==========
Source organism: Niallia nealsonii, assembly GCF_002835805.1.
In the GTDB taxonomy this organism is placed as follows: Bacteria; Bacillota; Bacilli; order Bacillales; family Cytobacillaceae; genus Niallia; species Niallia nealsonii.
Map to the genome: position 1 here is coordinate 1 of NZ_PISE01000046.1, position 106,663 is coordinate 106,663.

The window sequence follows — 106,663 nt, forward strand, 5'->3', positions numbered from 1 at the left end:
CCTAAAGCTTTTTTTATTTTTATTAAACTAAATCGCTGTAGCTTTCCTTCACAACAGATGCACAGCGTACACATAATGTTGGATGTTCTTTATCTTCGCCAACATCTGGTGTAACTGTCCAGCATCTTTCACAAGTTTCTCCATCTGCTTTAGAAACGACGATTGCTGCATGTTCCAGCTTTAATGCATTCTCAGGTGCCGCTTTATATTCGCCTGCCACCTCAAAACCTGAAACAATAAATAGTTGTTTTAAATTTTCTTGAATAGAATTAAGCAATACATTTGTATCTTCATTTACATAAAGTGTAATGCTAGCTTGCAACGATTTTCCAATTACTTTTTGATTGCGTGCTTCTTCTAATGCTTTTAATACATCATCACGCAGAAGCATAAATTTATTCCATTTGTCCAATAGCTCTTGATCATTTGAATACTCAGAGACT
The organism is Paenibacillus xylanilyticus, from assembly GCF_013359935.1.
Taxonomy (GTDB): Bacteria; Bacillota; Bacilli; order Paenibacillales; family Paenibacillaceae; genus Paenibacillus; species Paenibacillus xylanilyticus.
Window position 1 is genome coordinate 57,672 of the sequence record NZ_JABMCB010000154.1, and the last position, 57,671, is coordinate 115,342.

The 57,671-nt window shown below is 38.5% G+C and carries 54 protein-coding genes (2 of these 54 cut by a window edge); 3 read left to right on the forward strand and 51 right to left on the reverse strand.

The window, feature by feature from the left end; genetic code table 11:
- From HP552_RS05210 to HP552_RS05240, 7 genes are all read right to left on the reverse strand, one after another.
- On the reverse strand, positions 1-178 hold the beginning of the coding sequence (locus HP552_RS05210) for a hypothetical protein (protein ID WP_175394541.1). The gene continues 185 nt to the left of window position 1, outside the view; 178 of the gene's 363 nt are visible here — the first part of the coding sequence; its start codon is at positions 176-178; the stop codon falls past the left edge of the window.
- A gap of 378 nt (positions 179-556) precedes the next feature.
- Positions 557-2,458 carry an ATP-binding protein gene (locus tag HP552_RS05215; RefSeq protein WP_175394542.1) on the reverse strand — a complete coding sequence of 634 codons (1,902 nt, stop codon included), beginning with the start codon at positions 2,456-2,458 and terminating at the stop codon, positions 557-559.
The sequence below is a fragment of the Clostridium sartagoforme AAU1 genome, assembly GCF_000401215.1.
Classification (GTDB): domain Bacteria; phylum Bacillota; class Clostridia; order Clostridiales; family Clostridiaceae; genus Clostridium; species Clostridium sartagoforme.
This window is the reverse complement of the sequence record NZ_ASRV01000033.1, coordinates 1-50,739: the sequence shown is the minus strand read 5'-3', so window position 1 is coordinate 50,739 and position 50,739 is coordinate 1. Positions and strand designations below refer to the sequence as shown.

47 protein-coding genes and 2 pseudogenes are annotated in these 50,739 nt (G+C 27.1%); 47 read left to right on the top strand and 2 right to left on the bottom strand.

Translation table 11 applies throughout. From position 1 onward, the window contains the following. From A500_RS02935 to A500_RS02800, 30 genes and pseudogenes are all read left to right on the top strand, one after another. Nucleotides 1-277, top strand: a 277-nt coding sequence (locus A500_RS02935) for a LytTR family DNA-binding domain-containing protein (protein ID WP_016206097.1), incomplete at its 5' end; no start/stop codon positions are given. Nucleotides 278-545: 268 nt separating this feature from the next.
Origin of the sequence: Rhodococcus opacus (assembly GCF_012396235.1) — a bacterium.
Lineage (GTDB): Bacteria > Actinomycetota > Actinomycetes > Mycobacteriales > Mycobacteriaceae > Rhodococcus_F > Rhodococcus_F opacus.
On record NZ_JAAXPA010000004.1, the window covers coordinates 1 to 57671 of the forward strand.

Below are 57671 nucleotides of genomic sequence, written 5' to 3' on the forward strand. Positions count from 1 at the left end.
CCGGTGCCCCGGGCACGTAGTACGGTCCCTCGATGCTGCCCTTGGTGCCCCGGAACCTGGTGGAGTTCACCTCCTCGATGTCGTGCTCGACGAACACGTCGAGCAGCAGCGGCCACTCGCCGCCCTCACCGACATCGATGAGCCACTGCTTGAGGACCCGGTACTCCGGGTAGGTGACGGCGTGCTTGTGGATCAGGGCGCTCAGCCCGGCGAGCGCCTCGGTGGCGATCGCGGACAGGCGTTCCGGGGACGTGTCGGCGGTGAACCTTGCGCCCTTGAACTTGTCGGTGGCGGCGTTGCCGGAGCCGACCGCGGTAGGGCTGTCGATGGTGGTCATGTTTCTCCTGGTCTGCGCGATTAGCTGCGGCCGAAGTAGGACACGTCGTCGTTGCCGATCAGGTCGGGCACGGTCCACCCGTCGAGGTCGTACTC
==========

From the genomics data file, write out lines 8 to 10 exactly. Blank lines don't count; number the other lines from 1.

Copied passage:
Window position 1 is genome coordinate 57,672 of the sequence record NZ_JABMCB010000154.1, and the last position, 57,671, is coordinate 115,342.

The 57,671-nt window shown below is 38.5% G+C and carries 54 protein-coding genes (2 of these 54 cut by a window edge); 3 read left to right on the forward strand and 51 right to left on the reverse strand.

The window, feature by feature from the left end; genetic code table 11: